- The pan-European Stoxx 600 fell 1%, with oil and gas stocks tumbling 2.7% as crude prices extended losses.
- Wind energy firm Siemens Gamesa plunged more than 14% after issuing a second profit warning Thursday.
- In the U.K., Bank of England official Dave Ramsden said the bank may need to tighten sooner than expected.
LONDON — European shares closed lower on Thursday, dragged down by energy companies amid a drop in crude oil prices and a profit warning from Siemens Gamesa.
The pan-European Stoxx 600 closed down by 1% provisionally, with oil and gas stocks tumbling 2.7% as crude prices extended losses Thursday after OPEC+ reportedly reached an agreement on future oil production levels.
Meanwhile, Spanish-German wind energy firm Siemens Gamesa plunged more than 14% to the bottom of the European blue chip index after issuing a second profit warning Thursday. Parent company Siemens Energy also slid over 11%.
Elsewhere, traders continued to digest hotter-than-expected inflation numbers out of the U.S. and U.K., while dovish comments from Federal Reserve Chairman Jerome Powell did little to improve sentiment.
Investors in the U.K. were reacting to comments from Bank of England Deputy Governor Dave Ramsden, who said Wednesday that the central bank may need to consider tightening policy sooner than expected as inflation could rise to 4% later this year. The FTSE 100 tumbled 1.1% Thursday.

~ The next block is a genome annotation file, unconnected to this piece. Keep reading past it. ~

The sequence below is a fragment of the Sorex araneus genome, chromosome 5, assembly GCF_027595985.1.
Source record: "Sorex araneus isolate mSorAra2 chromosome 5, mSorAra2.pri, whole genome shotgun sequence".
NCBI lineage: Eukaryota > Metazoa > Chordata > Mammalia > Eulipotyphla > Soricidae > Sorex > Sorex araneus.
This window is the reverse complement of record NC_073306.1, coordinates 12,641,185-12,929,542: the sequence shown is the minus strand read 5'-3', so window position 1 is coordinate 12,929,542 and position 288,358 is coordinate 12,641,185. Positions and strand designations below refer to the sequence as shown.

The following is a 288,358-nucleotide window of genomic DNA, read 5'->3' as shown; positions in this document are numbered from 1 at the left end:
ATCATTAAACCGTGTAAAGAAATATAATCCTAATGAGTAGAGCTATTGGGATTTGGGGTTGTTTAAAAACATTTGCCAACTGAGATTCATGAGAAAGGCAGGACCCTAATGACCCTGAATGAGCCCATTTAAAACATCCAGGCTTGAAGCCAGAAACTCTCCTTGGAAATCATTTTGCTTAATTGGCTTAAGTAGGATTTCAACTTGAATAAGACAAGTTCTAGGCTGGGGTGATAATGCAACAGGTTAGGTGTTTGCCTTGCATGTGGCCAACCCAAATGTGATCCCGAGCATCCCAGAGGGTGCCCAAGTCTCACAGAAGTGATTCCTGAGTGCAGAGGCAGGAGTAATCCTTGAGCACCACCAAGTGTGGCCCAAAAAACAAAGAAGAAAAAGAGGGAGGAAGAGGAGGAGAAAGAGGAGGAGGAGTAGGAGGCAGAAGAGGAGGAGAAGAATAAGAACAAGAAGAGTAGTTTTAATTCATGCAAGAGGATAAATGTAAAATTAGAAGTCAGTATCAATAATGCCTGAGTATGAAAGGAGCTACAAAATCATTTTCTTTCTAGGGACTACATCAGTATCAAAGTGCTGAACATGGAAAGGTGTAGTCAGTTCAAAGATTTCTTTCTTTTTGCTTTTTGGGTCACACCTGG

On Wall Street, the major U.S. indexes dipped even as second-quarter earnings reports continued to surpass expectations. Morgan Stanley beat on the top and bottom line thanks to strong trading and investment banking performance.
Meanwhile the Labor Department reported that initial jobless claims last week hit a new pandemic-era low of 360,000, in line with Dow Jones estimates.
Globally, market sentiment has been shaken by a rapid rise in Covid-19 cases around the world, as the surging delta variant casts doubts over the economic recovery outlook.
On the data front in Europe, June's U.K. flash employment figures showed a 1.9% year-on-year rise in May.
At the opposite end of the Stoxx 600, Czech cybersecurity software company Avast surged more than 18% after announcing that it was in takeover talks with U.S. peer NortonLifeLock.
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- CNBC's Ryan Browne contributed to this report.